GUIDELINES BY S.P.A.B( THE SOCIETY FOR THE PROTECTION OF ANCIENT BUILDINGS)MATERIALSThe use of architectural features from elsewhere confuses the understanding andappreciation of the building,even making the untouched parts seem spurious.Tradein salvaged building materials encourages the destruction of old buildings,whereasdemand for the same materials new helps keep them in production. The use ofdifferent but compatible materials can be an honest alternative.RESPECT FOR AGEBulging ,bowing,sagging and leaning are signs of age which deserve respect.Goodrepair will not officiously iron them out, smarten them or hide the imperfections.Age can confer a beauty of its own. These are qualities to care for,not blemishesto be eradicated
ADAPTIVE REUSE OF HISTORIC BUILDINGS INVOLVES THE FOLLOWINGENGINEERING ASPECTSA.MATERIALS 1. Behavior of materials both old andnew2. New materials are stronger but lessdurable than old materials that areweaker but more durable3. Hence compatibility between the twoB. STRUCTURALBEHAVIOR1. A thorough understanding of thebehavior of the existing structure.2. Old buildings have establishedpatterns of behavior due to their agethat should not be altered3. Fresh loads should not be added asfar as possible. This applies to evenfinishes especially flooring material4. New additions including openingsshould be made cautiously5. Services should be introducedsensitively especially plumbing andsanitary services.
DESIGN ASPECTS Linked to the aspects of materials and structural behaviour Additional elements can boldly be a statement of modernity but followthe simplicity and refinement that the old building exhibits. New additional buildings can also be modern but followcharacteristics of scale, proportion, rhythm,texture and overall form ofthe existing. Imitation that will create confusion between which is original andwhich added should as far as possible be avoided.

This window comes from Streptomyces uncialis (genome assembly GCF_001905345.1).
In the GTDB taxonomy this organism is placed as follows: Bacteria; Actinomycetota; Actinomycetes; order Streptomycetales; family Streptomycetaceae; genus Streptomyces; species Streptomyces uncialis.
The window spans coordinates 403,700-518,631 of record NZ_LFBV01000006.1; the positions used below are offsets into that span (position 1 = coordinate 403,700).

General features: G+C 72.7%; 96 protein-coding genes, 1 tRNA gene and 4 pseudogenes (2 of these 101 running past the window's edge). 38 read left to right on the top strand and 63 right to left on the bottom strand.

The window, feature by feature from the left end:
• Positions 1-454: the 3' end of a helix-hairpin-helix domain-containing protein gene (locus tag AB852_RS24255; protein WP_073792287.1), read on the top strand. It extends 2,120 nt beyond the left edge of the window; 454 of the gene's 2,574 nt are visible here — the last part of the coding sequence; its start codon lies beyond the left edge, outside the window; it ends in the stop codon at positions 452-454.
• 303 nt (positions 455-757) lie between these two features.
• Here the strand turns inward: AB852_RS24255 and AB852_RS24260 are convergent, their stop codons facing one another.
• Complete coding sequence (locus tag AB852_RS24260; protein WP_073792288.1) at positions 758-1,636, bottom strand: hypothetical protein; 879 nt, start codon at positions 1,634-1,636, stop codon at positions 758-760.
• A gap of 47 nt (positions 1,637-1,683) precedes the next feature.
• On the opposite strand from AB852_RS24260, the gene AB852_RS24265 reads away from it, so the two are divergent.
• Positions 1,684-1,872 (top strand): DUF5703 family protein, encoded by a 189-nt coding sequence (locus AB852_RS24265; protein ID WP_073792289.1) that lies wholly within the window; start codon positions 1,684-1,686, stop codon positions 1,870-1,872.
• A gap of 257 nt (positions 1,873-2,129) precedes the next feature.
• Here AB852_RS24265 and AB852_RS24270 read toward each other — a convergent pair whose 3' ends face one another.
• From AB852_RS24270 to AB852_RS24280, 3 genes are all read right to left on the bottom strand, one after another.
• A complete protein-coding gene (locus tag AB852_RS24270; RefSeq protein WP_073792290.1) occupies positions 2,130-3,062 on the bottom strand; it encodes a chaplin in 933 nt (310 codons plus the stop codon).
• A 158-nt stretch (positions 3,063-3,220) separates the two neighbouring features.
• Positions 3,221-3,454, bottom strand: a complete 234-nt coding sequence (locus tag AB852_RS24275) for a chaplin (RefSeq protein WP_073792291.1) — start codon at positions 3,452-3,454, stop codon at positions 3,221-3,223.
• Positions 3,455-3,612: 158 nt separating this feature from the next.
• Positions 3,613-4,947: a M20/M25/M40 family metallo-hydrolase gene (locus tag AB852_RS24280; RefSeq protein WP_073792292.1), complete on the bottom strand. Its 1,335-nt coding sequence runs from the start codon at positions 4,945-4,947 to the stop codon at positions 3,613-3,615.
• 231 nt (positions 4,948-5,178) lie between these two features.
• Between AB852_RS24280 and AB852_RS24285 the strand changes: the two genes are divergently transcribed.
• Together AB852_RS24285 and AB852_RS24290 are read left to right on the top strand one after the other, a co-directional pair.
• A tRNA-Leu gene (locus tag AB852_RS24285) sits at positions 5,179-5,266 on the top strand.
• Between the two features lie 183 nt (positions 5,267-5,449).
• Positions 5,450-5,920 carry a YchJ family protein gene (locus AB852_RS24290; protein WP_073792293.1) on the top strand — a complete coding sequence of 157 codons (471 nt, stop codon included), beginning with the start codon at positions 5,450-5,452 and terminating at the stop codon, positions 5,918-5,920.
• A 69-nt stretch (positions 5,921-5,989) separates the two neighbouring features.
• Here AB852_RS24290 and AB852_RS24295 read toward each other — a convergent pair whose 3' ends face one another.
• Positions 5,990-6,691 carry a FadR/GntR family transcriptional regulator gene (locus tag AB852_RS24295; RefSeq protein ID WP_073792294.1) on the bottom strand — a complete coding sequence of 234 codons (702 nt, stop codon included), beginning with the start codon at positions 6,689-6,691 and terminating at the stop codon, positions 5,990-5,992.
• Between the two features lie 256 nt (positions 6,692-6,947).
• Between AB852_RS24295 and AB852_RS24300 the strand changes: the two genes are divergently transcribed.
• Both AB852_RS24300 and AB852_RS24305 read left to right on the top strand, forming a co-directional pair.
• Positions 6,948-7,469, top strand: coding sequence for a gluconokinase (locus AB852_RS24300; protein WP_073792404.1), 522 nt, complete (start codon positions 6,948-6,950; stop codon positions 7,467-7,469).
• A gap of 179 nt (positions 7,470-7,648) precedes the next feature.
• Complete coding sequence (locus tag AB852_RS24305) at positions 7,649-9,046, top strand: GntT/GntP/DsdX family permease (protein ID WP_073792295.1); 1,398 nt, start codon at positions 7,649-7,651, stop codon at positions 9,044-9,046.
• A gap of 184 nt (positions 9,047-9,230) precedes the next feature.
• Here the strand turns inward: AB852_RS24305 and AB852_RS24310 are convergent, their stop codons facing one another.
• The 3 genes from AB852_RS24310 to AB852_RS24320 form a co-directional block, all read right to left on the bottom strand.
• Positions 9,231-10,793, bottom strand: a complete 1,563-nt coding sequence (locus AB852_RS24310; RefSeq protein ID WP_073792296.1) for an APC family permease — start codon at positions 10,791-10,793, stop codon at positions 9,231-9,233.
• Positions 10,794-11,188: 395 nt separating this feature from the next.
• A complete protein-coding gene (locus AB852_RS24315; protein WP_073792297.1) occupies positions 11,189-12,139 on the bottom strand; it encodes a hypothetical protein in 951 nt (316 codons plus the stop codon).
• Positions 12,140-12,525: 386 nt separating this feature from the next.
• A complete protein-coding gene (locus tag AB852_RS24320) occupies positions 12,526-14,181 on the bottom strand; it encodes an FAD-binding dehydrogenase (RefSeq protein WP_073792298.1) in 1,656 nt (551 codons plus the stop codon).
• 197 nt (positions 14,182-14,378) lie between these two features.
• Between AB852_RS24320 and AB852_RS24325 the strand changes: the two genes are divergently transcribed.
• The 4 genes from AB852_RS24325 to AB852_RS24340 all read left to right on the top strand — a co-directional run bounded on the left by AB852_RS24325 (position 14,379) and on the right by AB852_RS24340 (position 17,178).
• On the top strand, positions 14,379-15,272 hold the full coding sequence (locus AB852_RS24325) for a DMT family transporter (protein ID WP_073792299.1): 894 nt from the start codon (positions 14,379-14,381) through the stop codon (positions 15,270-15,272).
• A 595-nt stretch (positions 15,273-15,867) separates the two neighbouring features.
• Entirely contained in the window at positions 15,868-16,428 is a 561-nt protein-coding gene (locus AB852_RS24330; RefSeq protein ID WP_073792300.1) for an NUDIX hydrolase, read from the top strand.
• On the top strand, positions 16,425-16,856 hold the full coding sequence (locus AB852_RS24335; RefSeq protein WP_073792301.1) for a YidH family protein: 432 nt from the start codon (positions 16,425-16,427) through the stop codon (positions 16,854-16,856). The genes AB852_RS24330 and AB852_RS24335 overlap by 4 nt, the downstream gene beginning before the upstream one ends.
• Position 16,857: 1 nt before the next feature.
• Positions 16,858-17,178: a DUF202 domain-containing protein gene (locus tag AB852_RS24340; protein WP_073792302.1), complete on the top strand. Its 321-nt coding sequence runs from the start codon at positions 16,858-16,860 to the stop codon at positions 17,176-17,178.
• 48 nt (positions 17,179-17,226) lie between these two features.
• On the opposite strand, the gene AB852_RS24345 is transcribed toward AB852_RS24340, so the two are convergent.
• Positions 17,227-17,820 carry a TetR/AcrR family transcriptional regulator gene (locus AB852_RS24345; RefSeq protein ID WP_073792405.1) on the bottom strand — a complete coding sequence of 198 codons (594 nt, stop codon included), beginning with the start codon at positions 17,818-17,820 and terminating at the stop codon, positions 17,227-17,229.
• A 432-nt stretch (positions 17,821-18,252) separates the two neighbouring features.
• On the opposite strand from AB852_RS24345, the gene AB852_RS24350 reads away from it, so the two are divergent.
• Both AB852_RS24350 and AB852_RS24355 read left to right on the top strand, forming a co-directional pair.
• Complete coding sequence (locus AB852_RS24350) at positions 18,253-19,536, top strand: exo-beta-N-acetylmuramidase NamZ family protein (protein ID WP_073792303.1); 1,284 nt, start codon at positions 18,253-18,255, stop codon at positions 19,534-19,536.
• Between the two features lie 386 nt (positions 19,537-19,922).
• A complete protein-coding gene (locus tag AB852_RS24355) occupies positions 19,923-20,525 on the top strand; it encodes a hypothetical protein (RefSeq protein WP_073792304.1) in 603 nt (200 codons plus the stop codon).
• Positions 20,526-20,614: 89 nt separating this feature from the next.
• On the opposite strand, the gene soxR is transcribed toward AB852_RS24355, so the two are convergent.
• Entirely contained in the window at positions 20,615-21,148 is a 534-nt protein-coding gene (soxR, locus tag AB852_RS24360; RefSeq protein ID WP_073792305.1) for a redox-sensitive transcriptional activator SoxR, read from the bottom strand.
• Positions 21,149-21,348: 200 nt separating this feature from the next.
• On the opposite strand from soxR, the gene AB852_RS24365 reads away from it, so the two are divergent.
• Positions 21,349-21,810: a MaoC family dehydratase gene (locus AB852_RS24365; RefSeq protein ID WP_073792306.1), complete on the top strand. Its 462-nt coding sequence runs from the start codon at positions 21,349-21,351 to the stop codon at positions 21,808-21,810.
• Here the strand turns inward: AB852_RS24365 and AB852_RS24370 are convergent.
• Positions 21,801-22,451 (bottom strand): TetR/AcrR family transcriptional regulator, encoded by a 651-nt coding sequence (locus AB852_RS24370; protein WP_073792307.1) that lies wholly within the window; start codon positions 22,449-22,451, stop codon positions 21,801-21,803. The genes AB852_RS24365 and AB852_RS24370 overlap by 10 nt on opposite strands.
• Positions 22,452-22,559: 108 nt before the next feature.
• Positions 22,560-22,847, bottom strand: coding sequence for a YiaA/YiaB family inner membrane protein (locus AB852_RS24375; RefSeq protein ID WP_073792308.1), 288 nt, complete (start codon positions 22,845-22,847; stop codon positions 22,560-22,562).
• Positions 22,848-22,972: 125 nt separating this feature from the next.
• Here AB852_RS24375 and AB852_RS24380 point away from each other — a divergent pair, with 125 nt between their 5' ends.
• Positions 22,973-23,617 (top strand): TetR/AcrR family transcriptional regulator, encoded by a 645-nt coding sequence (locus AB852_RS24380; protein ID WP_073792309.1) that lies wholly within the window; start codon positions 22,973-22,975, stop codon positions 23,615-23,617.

CASE STUDY- SENATE HOUSE AT CHENNAICONSERVATION OF HERITAGE BUILDINGS
CASE STUDY- SENATE HOUSE AT CHENNAIFACT FILE:CONSERVATION ARCHITECT: AR.KALPANA ( INTACH CHENNAI )CONTRACTOR: L & T ARCHITECTURAL STYLE: INDO SARCENIC STYLE.CONSERVATION STEPS UNDER TAKEN IN SENATE HOUSE REPLASTERING THE INTERIOR WALLS WITH CHETTINADLIME PLASTER. THE EXTERIOR WALL IS EXPOSED BRICK WORK AND EACHBRICK IS EXAMINED AND ERRODED BRICKS IS REPLACED WITHNEW BRICKS. BROKEN STAIN GLASSES ARE REPLACED WITH NEW ONES PLANT GROWTH IN THE EXTERIOR FAÇADES ARE REMOVEDCAREFULLY BY SCIENTIFIC METHOD. WATER SEEPAGE POINTS ARE FIRST SPOTTED OUT AND GIVEAPPROPRIATE TREATMENTCONSERVATION OF HERITAGE BUILDINGS
CASE STUDY- SENATE HOUSE AT CHENNAICONSERVATION OF HERITAGE BUILDINGSDECORATIVE PLASTER:IN SENATE HOUSE POWDERED OR PULVERISED SAND HASBEEN USED WITH PURELIME PUTTY FOR DECORATIVE BEADINGSAND DECO-WORK
CONSERVATION OF HERITAGE BUILDINGSCASE STUDY- SENATE HOUSE AT CHENNAIREPLACEMENT OF NEW BRICKS
CONSERVATION OF HERITAGE BUILDINGSCASE STUDY- SENATE HOUSE AT CHENNAIORIGINAL LIME PLASTER WALL
CASE STUDY- SENATE HOUSE AT CHENNAICONSERVATION OF HERITAGE BUILDINGSSOFFIT OF THE DOME UNDER RESTORATION
CONSERVATION OF HERITAGE BUILDINGSCASE STUDY- SENATE HOUSE AT CHENNAIEXTERNAL FAÇADE- SENATE HOUSE
STAINGLASS ROSE WINDOWCONSERVATION OF HERITAGE BUILDINGSCASE STUDY- SENATE HOUSE AT CHENNAI
DECORATIVE PATTERN BY STENSIL METHODCONSERVATION OF HERITAGE BUILDINGSCASE STUDY- SENATE HOUSE AT CHENNAI
Thank YouBy Jaikumar RanganathanPhotos by Jaikumar Ranganathan